With 330 million people visiting religious sites around the world last year, time might be right for you and me to consider traveling with a touch of pilgrimage in our intentions.
Oh sure that notion could evoke painfully strict memories of some religious experience, but faith travel can as easily be welcoming, enthralling, fulfilling.
Faith-based travel opens so many opportunities for families with all their generations to appreciate and perhaps understand others a bit better.
For sure you’ll discover grand photos and real opportunities to meet remarkable people. Here are six trips I took on purpose, seeking to understand the faith of others in new ways, in the places they live.
The community next door to Kansas City is home to two faith organizations that share 14 years of early history and then a split. They’re across the street from each other now with thoughtful tours of completely different personalities and architecture.
The Community of Christ is one; Church of Jesus Christ of Latter Day Saints the other. They shared 14 years of 19th century history and then separated. Consider them different denominations and visit for the details.
Allow several hours and do both because the passion of the docents is good to observe in our culture of cynicism and skepticism.
Take the kids because the tours move fast and have enough interactive opportunities. Then take the kids on the mule-drawn wagon to delve into the Wild West frontier side of Independence.
A man from South Africa named Mark Hennessey offered me advice hard to follow but still paying big dividends five years later.
“In India, put your Western attitudes in your back pocket. Experience everything in its own way here, not filtered through your life experiences.”
I’m pretty sure that’s why my India memories fill me still with richness: color, music, flavors, commitment of others.
Pilgrims in this vast land are highly visible. I became a pilgrim myself, privileged to observe the others and grasping religion as everywhere, not just church.
Sidewalk altars, blessings of corn and grains, gods and goddesses seeming to be art but inspiring deep attention to one’s own soul.
Riviera Maya, Mexico
The beaches of Cancun were readily available for R&R when I chose Mexico’s Riviera Maya to experience the annual Day of the Dead events – family gatherings to honor the dearly departed.
I didn’t know how to understand they are celebrations until I celebrated with lifelong residents, with shamans, with elders and children at the altars in their homes and yards and in the cemeteries.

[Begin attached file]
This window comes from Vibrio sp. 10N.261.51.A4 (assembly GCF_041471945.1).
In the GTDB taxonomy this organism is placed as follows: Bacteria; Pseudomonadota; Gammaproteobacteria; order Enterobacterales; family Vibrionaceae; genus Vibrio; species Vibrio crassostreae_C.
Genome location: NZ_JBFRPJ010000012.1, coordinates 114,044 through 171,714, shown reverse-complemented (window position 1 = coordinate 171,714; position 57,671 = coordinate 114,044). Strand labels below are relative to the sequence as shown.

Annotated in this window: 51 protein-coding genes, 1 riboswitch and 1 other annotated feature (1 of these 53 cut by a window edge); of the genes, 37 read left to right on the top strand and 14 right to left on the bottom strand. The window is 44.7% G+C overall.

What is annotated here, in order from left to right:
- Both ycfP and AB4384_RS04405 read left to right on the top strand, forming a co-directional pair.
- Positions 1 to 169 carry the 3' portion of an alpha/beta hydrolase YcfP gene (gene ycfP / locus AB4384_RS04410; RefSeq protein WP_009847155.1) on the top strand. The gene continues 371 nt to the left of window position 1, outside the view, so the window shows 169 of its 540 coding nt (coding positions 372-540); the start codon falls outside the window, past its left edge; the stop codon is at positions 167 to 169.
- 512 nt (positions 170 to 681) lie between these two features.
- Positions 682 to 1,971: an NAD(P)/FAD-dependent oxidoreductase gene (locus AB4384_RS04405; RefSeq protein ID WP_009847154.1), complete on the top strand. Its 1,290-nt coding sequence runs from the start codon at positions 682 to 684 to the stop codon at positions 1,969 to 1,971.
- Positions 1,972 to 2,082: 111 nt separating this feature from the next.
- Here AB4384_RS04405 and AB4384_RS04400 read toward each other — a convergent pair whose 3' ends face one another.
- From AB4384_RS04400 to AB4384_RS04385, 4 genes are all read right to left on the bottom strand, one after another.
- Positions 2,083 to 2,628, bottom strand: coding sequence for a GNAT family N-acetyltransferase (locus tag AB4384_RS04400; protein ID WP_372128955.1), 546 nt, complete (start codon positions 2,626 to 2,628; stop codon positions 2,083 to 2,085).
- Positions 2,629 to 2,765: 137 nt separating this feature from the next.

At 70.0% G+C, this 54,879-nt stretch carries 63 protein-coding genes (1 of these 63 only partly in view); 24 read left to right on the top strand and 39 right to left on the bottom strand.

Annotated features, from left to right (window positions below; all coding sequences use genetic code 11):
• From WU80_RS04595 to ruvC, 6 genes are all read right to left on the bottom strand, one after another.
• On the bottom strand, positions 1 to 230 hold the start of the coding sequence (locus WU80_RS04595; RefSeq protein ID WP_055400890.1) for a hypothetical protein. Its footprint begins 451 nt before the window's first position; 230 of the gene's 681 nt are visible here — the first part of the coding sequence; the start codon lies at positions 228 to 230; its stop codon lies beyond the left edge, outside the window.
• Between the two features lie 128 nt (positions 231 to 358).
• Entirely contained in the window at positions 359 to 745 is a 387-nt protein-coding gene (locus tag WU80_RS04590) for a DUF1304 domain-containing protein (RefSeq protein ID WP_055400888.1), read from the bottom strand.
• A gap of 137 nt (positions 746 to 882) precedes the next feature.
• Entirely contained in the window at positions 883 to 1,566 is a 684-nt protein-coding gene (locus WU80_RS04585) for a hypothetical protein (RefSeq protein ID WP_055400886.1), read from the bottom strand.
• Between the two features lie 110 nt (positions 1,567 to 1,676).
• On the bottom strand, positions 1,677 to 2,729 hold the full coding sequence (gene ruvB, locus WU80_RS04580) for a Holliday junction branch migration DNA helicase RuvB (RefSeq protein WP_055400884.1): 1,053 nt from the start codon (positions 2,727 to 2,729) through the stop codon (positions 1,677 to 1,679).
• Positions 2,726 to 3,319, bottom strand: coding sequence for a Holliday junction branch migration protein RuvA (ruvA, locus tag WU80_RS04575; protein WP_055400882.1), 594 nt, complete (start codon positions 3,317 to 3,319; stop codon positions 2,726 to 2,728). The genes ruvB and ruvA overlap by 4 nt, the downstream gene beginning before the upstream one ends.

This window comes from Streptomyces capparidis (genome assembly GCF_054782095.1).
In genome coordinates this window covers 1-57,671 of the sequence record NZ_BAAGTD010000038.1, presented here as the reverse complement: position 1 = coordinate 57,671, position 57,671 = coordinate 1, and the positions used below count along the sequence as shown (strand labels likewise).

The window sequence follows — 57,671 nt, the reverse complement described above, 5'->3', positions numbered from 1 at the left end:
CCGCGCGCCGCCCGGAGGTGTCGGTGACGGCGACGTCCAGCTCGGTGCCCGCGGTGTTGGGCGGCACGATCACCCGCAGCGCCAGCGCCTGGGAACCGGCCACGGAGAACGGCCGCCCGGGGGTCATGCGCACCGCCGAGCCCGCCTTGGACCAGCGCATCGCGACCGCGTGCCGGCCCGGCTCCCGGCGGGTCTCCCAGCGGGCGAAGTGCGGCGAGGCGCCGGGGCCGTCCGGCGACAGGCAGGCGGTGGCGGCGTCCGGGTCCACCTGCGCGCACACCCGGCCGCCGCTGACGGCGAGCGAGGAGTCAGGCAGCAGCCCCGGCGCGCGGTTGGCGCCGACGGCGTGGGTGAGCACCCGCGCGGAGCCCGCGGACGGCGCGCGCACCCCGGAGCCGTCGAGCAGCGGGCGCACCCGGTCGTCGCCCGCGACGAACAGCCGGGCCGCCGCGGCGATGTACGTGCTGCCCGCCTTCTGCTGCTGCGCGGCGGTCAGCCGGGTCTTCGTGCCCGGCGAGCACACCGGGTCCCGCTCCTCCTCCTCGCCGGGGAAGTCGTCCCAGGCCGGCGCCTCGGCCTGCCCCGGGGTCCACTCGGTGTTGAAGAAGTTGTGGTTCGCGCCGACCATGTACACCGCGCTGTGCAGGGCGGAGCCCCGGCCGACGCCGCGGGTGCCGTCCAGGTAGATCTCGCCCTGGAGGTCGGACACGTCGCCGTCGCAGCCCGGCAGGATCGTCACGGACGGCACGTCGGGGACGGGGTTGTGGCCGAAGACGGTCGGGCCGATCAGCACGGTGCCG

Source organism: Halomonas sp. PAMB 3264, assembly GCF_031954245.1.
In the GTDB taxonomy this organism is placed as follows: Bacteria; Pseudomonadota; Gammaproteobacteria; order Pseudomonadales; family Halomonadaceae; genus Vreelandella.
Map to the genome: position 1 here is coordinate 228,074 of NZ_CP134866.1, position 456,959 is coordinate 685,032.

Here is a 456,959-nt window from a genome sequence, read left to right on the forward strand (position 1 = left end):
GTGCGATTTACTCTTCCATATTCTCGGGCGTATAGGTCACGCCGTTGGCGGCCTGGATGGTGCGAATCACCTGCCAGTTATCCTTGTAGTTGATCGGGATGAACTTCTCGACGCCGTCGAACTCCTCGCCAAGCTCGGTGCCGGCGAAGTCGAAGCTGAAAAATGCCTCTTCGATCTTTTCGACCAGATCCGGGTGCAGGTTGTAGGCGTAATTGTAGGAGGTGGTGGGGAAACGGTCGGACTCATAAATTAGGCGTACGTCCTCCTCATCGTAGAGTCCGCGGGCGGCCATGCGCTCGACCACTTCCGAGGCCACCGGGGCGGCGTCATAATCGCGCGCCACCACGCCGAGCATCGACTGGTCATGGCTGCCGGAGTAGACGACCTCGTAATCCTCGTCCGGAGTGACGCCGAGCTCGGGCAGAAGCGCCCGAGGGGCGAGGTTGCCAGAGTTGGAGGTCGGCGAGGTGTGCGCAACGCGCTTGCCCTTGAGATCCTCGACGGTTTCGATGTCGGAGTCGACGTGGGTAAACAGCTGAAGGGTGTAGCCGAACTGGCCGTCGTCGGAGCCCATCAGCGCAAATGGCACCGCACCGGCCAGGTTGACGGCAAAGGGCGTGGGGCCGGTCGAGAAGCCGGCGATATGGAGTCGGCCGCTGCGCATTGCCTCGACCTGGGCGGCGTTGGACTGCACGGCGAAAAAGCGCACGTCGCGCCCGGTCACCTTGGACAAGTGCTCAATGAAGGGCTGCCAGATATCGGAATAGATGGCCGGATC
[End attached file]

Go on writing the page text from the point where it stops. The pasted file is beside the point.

By comparison, we Americans treat death with fear and trembling. In Riviera Maya families anticipate and prepare with abundant glee for the return of the dearly departed.
Happy too that those ancestors only return for a short time.
Don’t miss a chance for reverence when you choose a faith journey to Nepal. People are participating in worship all the time, everywhere.
Maybe even in massive traffic jams in the nation’s capital city Katmandu but I didn’t figure out how that works in my city streets journeys.
Prayer flags in primary colors, fresh and bright or tattered and torn equally fill souls because everyone know they are sending prayers for eternity with the wind horse. Long garlands of them fly everywhere.
Eyes of Buddha gaze from temple tops, creating a sense of the kind of calm one feels knowing someone who cares is paying attention.
Prayer wheels spin because everyone is touching them, releasing more prayer in the environment. Walking intentionally around a temple in nation next door to the top of the world joined me with pilgrims knowing in their hear of hearts that gently spinning the prayer wheel matters.
Sacred Valley of the Incas, Peru
I trusted my instincts when I booked a trip to the Willka T’ika guesthouse in Peru’s Sacred Valley. Saw an ad in Yoga Journal and believed.
Thirteen friends trusted too and together we became a band of pilgrims curious about the spiritual nature of the Andes Mountains.
Meet descendents of the Inca and share in the community of Qechua people, eat 400 kinds of potatoes, and discover new grains and greens.
Everything is mystical and intentional; ayni is the universal spirit of reciprocity so just feeling kindness is easy.
Magical Journey is the way to book this, a title, which is not overstated in my experience.
Machu Picchu is the fabled citadel, iconic photographs and experiences that live up to the reputation. Seeking the spiritual foundations of the Inca people who built this place and then disappeared is one goal.
Absorbing the joy of the pilgrims who journey here is another. Just sit on an ancient stone wall at the entrance and you’ll know you are surrounded by people believing they should show up here.
Hire a guide who totes an oxygen canister and hike to the Sun God Gate: that’s where people traveling the Inca Trail arrived for their first view of Machu Picchu.
Nab one of the 400 slots allowed each day and hike up Waynu Picchu behind the citadel; I did that and can guarantee it’s a tough climb.